"Dr. Doohickey and the Mad Science Scrambler" -- 130 lines,
I went with the idea of a wheelchair superhero. Gee, it sucks when your minions have told you that your nemesis is dead, and whoops, there he is to foil your plans again! And not as helpless as he looks at first glance. "Dr. Doohickey and the Mad Science Scrambler" is written in free verse.
"Equal and Opposite" -- 26 lines,
I couldn't resist the chance to introduce a feline villain. "Equal and Opposite" is a free-verse poem about evil!Schrodinger.
"Heroes in Humble Feathers" -- 41 lines,
A prompt from chanter_greenie gave me the title, "Heroes in Humble Feathers," for a free-verse poem about everyday folks who do quietly heroic things. This poem belongs to the Fledgling Grace series.
"The Lotus Warriors" -- 114 lines, $57
A backchannel prompt from chordatesrock inspired the free-verse poem "The Lotus Warriors." A woman with chronic fatigue discovers how to save the world from invading robots.
"Nailed, Screwed, and Trued" -- 53 lines,
A prompt from chordatesrock about hammers and nails inspired the free-verse poem "Nailed, Screwed, and Trued." It's actually not as rude as it sounds, being a poem about a superhera who retires from the field to make an effort at organizing other superheroes so as to match problems with appropriate powers.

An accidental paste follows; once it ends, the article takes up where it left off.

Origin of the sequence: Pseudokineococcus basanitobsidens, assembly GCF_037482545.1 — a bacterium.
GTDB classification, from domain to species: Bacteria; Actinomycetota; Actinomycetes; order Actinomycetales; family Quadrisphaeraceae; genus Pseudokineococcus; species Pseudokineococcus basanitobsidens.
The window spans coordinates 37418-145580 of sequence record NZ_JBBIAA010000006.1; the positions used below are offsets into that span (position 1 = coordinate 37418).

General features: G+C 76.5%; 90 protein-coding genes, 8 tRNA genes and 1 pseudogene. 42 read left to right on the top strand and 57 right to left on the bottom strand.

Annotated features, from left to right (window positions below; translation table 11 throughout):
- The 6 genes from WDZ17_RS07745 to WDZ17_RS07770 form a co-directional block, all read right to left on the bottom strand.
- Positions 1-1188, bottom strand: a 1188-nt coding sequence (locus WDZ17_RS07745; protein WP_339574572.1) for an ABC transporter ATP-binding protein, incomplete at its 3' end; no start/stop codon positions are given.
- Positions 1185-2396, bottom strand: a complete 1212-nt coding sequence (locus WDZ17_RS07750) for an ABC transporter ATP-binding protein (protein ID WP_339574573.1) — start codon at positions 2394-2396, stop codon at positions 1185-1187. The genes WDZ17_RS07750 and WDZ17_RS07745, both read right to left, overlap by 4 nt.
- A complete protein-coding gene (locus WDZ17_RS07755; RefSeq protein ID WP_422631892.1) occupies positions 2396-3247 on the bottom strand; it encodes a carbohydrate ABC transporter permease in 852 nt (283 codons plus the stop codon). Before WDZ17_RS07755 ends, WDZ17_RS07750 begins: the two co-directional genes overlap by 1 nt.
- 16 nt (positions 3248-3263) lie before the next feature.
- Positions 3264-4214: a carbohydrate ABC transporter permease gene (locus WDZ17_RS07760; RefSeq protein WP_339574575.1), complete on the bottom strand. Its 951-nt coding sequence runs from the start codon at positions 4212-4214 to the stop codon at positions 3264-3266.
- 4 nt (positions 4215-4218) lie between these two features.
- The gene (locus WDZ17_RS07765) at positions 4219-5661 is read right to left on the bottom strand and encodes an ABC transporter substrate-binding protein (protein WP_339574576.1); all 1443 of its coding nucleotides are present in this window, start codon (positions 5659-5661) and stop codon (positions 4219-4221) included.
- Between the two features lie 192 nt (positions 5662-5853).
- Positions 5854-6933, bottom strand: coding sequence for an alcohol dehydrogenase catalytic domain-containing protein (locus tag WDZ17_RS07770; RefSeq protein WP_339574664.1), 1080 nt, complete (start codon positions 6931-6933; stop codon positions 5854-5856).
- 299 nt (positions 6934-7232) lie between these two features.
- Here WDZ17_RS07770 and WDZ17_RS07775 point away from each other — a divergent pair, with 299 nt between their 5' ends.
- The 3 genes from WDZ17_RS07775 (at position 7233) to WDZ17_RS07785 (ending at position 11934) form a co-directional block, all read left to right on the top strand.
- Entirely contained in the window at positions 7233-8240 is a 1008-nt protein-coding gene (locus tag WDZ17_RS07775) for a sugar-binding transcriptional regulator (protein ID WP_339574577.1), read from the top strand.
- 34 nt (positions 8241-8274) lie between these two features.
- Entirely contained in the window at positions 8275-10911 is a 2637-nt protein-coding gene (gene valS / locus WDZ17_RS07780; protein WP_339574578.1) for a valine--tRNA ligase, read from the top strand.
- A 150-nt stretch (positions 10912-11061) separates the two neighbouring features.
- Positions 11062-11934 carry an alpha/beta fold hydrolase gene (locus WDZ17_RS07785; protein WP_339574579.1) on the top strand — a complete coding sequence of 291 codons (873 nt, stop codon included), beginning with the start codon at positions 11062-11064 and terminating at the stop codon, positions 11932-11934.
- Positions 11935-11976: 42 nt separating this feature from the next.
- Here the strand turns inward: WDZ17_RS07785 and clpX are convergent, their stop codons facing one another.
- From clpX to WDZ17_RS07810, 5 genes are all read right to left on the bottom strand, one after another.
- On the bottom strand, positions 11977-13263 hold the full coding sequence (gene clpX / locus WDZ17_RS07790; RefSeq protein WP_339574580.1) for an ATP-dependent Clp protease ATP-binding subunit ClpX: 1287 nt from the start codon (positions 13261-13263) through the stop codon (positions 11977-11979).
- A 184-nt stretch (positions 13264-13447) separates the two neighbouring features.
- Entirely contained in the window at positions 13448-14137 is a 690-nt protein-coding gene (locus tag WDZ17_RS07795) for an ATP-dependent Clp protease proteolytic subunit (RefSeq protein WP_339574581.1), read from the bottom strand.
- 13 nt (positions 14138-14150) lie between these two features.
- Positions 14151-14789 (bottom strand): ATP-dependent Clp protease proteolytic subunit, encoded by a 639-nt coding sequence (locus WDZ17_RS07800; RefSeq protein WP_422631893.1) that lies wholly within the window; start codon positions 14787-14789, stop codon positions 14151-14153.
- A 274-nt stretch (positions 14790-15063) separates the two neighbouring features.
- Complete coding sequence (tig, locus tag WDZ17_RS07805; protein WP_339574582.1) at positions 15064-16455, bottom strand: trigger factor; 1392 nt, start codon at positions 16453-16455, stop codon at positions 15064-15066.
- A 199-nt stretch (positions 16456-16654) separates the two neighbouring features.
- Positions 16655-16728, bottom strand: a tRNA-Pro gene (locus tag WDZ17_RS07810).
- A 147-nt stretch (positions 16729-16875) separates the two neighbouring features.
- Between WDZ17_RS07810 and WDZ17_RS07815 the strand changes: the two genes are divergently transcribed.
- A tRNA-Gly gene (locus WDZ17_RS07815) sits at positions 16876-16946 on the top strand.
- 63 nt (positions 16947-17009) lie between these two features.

"Nothing Is So Strong" -- 36 lines,
Your prompt inspired the free-verse poem "Nothing Is So Strong." Sometimes heroism lies not in power, but in gentleness.
"A Single Spark" -- 90 lines,
From your prompt about Shaeth came the free-verse poem "A Single Spark." Shaeth inadvertently stops an arsonist from escaping, and then has little idea what to do with the sobbing grateful girl in pursuit.
"Sort of Heroes" -- 86 lines,
From your prompt about Nib and Brod, I got the free-verse poem "Sort of Heroes," which I've had in mind for a long time. It covers our heroes dealing with the bandits in the Brackenwood.
"Through the Haze" -- 130 lines,
This turned into the free-verse poem "Through the Haze," introducing the other three members of the Damask collective. There's a knife-fighting class, a minor injury, and a hazing incident that turns into a rescue. As you so aptly pointed out, not all acts of heroism require superpowers.
"Throwing Souls Like So Much Clay" -- 116 lines,
Your prompt about a villain changing people's forms led to the free-verse poem "Throwing Souls Like So Much Clay." It's about how various people respond to someone who can change the body, but not the spirit, and who does so in ways that aren't approved by society.
"Tikkun Olam" -- 78 lines,
"Tikkun Olam" is about Dale and Kelly meeting folks outside a relatively new synagogue, and finding some common ground. It's a sequel to "A Different Beat," inspired by a comment from thnidu.
"Victor(ia) Frankenstein" -- 125 lines,
I couldn't resist the idea of genderbending Frankenstein just a bit. So "Victor(ia) Frankenstein" is about how, if the family you grew up with sucks, sometimes you really can make your own. In more ways than one. This is written in free verse.